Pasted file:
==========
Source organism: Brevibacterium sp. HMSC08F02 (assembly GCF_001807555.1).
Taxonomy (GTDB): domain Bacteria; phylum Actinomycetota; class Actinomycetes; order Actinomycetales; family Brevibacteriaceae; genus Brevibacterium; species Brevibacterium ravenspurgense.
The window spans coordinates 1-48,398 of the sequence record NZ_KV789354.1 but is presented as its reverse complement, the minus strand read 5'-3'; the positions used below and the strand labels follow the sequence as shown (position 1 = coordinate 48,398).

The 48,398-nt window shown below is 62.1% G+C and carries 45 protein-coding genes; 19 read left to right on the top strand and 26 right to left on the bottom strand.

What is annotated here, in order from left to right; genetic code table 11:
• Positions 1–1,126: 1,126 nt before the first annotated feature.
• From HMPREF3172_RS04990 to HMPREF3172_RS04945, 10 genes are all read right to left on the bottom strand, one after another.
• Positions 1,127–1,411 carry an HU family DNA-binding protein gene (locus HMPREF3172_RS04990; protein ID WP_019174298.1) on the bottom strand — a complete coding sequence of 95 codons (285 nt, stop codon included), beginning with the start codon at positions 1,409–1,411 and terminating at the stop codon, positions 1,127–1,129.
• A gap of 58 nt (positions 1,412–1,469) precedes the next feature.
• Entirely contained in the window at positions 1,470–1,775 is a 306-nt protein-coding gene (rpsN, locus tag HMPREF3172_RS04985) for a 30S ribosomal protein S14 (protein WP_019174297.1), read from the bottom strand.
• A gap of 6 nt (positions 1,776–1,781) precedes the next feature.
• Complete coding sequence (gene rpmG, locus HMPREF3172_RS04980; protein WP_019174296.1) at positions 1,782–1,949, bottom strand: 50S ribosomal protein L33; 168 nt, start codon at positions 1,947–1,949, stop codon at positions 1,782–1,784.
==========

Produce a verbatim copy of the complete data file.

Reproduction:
Source organism: Brevibacterium sp. HMSC08F02 (assembly GCF_001807555.1).
Taxonomy (GTDB): domain Bacteria; phylum Actinomycetota; class Actinomycetes; order Actinomycetales; family Brevibacteriaceae; genus Brevibacterium; species Brevibacterium ravenspurgense.
The window spans coordinates 1-48,398 of the sequence record NZ_KV789354.1 but is presented as its reverse complement, the minus strand read 5'-3'; the positions used below and the strand labels follow the sequence as shown (position 1 = coordinate 48,398).

The 48,398-nt window shown below is 62.1% G+C and carries 45 protein-coding genes; 19 read left to right on the top strand and 26 right to left on the bottom strand.

What is annotated here, in order from left to right; genetic code table 11:
• Positions 1–1,126: 1,126 nt before the first annotated feature.
• From HMPREF3172_RS04990 to HMPREF3172_RS04945, 10 genes are all read right to left on the bottom strand, one after another.
• Positions 1,127–1,411 carry an HU family DNA-binding protein gene (locus HMPREF3172_RS04990; protein ID WP_019174298.1) on the bottom strand — a complete coding sequence of 95 codons (285 nt, stop codon included), beginning with the start codon at positions 1,409–1,411 and terminating at the stop codon, positions 1,127–1,129.
• A gap of 58 nt (positions 1,412–1,469) precedes the next feature.
• Entirely contained in the window at positions 1,470–1,775 is a 306-nt protein-coding gene (rpsN, locus tag HMPREF3172_RS04985) for a 30S ribosomal protein S14 (protein WP_019174297.1), read from the bottom strand.
• A gap of 6 nt (positions 1,776–1,781) precedes the next feature.
• Complete coding sequence (gene rpmG, locus HMPREF3172_RS04980; protein WP_019174296.1) at positions 1,782–1,949, bottom strand: 50S ribosomal protein L33; 168 nt, start codon at positions 1,947–1,949, stop codon at positions 1,782–1,784.